The 7″ records are available together as the Autumn 2007 mailing of the Tryst Haunt series. To purchase the first bundle (for $24 USA, $28 Worldwide, postage paid), or to subscribe to the series for the full year ($75 US, $90 Worldwide, three records every three months, 12 records in all), visit http://www.lanimauxtryst.com/haunt.htm.

L’Animaux Tryst Haunt 7″ Series #2: Bad Bus/Tempera

Posted: March 7th, 2008, by Dave Stockwell

To kick off new-look diskant’s first record reviews for 2008, here’s the second in a set of three from a new year-long subscription-only series of twelve 7″s (in a limited edition of 300) from Maine, Portland’s fantastic new micro-label, L’Animaux Tryst. Coming out as three 7″s per season, these records form the first batch that came out late in 2007; the newest batch are just about to become available – for more information look here.

I have no idea who Bad Bus are, apart from a description of an “all-star cast of Maine crazies” and a Myspace page, which features their track on this here split 7″, “The Field”. As you can hear, it’s a mild cacophony of fuzz, delayed vocals, clattering percussion and pump organs that fizz together until the most unlikely shambolic bass groove emerges from the clutter, hand-in-hand with a two chord organ drone. It’s a beguiling free-for-all jam that is undoubtedly an excerpt from a much-longer performance, of the kind that should be thoroughly celebrated. Check it out.

Tempera are another band from Maine with a Myspace page and a good line in songs with ridiculous numeric titles. Their offering on the flip side of this 7″ is “22222222222222222222222”, and again you can hear it on their page. I’ve got a real soft spot for this one, stuffed with twisted, pitch-altered sounds that whisper, scream and howl through a lo-fi motorik jam that floats in and out of the song’s floating structure. Female vocals float through the mix, melding themselves with other sounds before being swamped by some unholy pitch-shifting that somehow manages to convey that wandering-back-dead-drunk-at-2am state of mind, where you can see all the crazies and headcases, but somehow seem insulated through a layer of booze/whatever your substance of choice, and firmly set on your path homewards.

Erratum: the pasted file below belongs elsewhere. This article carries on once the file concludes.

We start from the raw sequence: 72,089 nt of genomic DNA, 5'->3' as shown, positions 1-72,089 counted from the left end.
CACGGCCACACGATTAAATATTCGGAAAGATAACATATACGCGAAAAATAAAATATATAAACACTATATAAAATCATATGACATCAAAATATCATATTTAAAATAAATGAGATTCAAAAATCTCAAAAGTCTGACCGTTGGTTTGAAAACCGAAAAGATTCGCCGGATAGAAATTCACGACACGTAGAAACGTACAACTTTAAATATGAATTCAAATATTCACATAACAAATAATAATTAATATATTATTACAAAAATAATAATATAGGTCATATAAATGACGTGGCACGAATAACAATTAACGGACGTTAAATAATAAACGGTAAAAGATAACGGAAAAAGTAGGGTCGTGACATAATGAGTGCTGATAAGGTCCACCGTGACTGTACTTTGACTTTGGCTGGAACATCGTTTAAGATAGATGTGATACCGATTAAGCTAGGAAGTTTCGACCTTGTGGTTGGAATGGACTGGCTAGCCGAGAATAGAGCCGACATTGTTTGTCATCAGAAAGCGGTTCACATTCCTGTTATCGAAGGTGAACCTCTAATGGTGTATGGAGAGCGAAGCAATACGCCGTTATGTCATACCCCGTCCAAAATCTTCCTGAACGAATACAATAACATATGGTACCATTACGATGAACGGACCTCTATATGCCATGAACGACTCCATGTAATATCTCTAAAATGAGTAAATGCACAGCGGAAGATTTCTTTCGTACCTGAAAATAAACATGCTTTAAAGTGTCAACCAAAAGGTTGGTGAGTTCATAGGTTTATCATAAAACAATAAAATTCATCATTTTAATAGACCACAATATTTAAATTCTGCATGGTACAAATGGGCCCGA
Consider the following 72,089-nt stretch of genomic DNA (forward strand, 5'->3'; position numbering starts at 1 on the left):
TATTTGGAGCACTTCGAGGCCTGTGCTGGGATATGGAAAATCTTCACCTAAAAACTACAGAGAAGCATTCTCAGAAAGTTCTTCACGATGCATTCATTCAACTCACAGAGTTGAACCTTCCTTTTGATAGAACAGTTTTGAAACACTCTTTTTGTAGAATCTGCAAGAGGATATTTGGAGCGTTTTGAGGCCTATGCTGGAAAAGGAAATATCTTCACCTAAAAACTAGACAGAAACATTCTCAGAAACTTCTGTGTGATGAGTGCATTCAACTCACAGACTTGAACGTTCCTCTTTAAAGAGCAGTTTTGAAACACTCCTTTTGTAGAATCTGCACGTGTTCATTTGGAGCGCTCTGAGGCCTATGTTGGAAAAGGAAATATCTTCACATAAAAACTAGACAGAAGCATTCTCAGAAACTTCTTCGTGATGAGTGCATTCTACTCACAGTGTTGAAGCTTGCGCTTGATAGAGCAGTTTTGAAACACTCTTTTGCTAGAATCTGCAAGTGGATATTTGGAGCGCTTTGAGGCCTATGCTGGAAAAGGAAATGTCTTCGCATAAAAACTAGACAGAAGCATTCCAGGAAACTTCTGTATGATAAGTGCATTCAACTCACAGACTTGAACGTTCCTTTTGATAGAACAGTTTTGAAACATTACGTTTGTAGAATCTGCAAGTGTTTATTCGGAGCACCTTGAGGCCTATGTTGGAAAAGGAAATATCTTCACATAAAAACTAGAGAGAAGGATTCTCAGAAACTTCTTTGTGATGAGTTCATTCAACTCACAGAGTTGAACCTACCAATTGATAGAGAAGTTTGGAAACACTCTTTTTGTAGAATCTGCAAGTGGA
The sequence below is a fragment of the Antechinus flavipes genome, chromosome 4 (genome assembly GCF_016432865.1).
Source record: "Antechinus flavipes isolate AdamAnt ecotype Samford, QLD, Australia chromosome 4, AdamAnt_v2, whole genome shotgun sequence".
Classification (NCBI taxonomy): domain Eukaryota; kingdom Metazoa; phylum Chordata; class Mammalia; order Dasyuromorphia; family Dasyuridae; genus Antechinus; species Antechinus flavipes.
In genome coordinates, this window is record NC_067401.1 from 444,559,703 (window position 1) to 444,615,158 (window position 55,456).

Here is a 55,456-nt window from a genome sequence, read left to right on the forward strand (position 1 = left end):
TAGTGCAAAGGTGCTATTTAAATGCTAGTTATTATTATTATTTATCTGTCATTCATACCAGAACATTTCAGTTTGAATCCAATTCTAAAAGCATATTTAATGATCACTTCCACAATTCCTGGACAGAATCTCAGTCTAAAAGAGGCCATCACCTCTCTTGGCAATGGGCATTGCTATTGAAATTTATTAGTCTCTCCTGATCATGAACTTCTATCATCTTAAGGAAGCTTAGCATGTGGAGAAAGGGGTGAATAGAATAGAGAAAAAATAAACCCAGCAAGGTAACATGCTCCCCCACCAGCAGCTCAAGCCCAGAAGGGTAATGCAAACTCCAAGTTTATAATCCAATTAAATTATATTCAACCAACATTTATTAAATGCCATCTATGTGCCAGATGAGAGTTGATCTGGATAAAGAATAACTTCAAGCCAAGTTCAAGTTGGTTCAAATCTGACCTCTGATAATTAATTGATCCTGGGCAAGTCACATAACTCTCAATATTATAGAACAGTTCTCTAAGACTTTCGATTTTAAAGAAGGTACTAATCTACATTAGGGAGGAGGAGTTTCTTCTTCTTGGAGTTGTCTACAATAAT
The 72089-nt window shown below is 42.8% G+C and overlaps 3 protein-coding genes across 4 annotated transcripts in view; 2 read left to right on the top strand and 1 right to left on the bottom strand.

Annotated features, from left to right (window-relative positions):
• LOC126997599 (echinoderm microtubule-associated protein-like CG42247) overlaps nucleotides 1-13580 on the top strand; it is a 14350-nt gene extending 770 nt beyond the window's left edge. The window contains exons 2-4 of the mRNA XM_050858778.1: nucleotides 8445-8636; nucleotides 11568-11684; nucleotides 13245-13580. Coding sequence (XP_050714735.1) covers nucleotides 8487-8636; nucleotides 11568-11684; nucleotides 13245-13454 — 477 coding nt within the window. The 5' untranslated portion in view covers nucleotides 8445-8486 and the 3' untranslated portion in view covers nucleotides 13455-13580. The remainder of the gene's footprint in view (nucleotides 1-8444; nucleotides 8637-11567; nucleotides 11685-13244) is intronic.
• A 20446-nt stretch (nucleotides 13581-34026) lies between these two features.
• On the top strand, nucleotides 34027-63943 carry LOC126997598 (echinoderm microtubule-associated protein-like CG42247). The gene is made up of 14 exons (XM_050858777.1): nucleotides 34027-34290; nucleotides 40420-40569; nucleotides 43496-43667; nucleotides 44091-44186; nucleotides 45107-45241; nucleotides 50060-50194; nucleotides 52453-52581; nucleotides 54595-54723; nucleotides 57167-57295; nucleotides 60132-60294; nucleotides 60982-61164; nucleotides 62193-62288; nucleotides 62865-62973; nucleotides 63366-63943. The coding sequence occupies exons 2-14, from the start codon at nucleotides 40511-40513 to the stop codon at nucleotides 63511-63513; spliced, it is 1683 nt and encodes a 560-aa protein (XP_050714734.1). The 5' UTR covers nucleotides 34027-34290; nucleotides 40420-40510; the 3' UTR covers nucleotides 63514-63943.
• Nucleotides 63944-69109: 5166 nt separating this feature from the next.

A special note for the unique packaging of this 7″, each one coming in a hand-stitched patchwork sleeve that conveys almost no information whatsoever about the contents beyond the band names. Like the music contained within, colours, patterns and styles randomly clash with each other, to create a beautifully ragged tapestry. Excellent stuff.

The 7″ records are available together as the Autumn 2007 mailing of the Tryst Haunt series. To purchase the first bundle (for $24 USA, $28 Worldwide, postage paid), or to subscribe to the series for the full year ($75 US, $90 Worldwide, three records every three months, 12 records in all), visit http://www.lanimauxtryst.com/haunt.htm.

L’Animaux Tryst Haunt 7″ Series #1: Cursillistas

Posted: March 7th, 2008, by Dave Stockwell

Hi folks,

To kick off new-look diskant’s first record reviews for 2008, here’s the first in a set of three from a new year-long subscription-only series of twelve 7″s (in a limited edition of 300) from Maine, Portland’s fantastic new micro-label, L’Animaux Tryst. Coming out as three 7″s per season, these records form the first batch that came out late in 2007; the newest batch are just about to become available – for more information look here.

It’s appropriate that Cursillistas open up the first batch of this new series, as they effectively the house band: Matt who runs L’Animaux Tryst performs under the name of Cursillistas, and put out a fantastic album in CDR form on the ever-reliable Time-Lag Records a year or so ago that really, really needs reissuing for a wider audience soon.